“So, what the hell are they? The shapes. What are they?” The same anxious voice bellowed from the stern again. Boggs. It must be. A kid, really.

    “Tell ‘em, Chief,” said Haughty as he worked his way up to mutiny. “Okay, I will, then. They’re Fog Zombies, Boggs. Nature having us on. They’re whatever’s in your mind. They’ll be the last thing you see before you sink into the cold briny.”

    “Pay no attention to Haughty, Boggs,” I said. “There’ll be no more drownings on my watch.”

    As I said this, I felt a shiver run up my spine. No matter our fate, the Louisa May would become as poisonous a term as the Exxon Valdez. And, in death, Captain Harold Murray would be forever condemned.

    The oil we spilled would layer the land and suffocate the creatures.

    ‘What are those shapes?’ I wondered, as we drifted further out to sea, to our oblivion.

    300 black moments on the high seas

  3. Pioneers
    300 words
    Benjamin Langley

    It took us three days before we started seeing shapes in the fog. Three days without sleep. Three days in the sole company of like-minded folk desperate enough to get involved in the kind of medical research that’s advertised on the dark web. Three days with nothing to eat but the meal-replacement bars laced with Dr Hoffmann’s experimental drug.

    Pioneers. That’s what he called us every night before he sent us out into the graveyard. But he always remained on the other side of the door. Two dropped out immediately, refused to enter the graveyard. We lost five more over the next two nights, leaving only three of us: Tim with the lazy eye, a homeless woman called Mary, and me, who thought doing this would solve all my problems.

    I thought this would be easy. On the first two nights, there was nothing but mind-crushing boredom, but on the third, as I said, shapes, no more than that, hazy and distant.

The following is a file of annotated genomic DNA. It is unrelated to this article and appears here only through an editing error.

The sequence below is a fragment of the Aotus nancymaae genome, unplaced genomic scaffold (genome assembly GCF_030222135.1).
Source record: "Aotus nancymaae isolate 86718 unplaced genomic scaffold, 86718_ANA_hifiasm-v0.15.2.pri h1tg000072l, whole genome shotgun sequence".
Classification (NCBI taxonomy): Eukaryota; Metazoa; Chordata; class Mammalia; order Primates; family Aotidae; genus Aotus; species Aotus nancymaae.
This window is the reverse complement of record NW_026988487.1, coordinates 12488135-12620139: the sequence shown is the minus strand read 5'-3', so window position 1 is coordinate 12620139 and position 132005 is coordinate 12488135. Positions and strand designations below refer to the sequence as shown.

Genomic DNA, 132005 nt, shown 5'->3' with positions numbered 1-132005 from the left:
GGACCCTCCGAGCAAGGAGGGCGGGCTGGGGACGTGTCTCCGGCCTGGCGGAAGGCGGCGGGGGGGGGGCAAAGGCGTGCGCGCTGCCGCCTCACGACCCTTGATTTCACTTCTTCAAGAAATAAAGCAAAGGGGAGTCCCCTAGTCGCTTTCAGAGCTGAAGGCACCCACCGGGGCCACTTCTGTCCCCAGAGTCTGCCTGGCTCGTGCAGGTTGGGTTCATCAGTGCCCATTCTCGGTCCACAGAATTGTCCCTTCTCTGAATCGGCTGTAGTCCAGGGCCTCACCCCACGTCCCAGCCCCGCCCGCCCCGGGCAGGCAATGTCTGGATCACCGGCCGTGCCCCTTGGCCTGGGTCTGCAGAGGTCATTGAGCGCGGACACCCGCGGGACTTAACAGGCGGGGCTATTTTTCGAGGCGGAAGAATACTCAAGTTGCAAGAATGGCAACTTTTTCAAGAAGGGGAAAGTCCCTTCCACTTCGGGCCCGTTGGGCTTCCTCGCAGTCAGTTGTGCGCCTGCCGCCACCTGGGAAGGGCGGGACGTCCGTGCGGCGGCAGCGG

It’s day four.

    “Pioneers,” Dr Hoffmann says. I’m not listening to the rest, because there’s another sound; it gets louder when he opens the door. Tim steps out first, cautiously, and I follow. I’m so exhausted it’s more of a shuffle than a step. I can hear Mary begging not to go, but then her voice if lost among others, a thousand people all talking at once: “I slept with my brother’s wife.” “I stole from the church.” “I slipped poison into my husband’s tea.”

    The voices started to take on shape. People, long dead, confessing their sins, over and over. That’s when I realise where I am. Purgatory. I back away towards the sanctuary. I reach for the door, but my hand passes right through it. I want to call for help, but instead I confess.

  4. Encompassing Hope
    300 words
    by Amberlee Dawn

    It took three days before we started seeing shapes in the fog. They’d told us The Hundred left nothing but fog between Old and New Hope, but potholes beside the Walkway spoke of the Grace that once controlled there.

    Other than Nolan’s occasional monologue, the steady drip off my cloak’s hood had long since become my entertainment. As my feet shadowed the movement of the rope, the crystalline spheres collected and shimmered, swaying hypnotically until they disappeared into the muck below.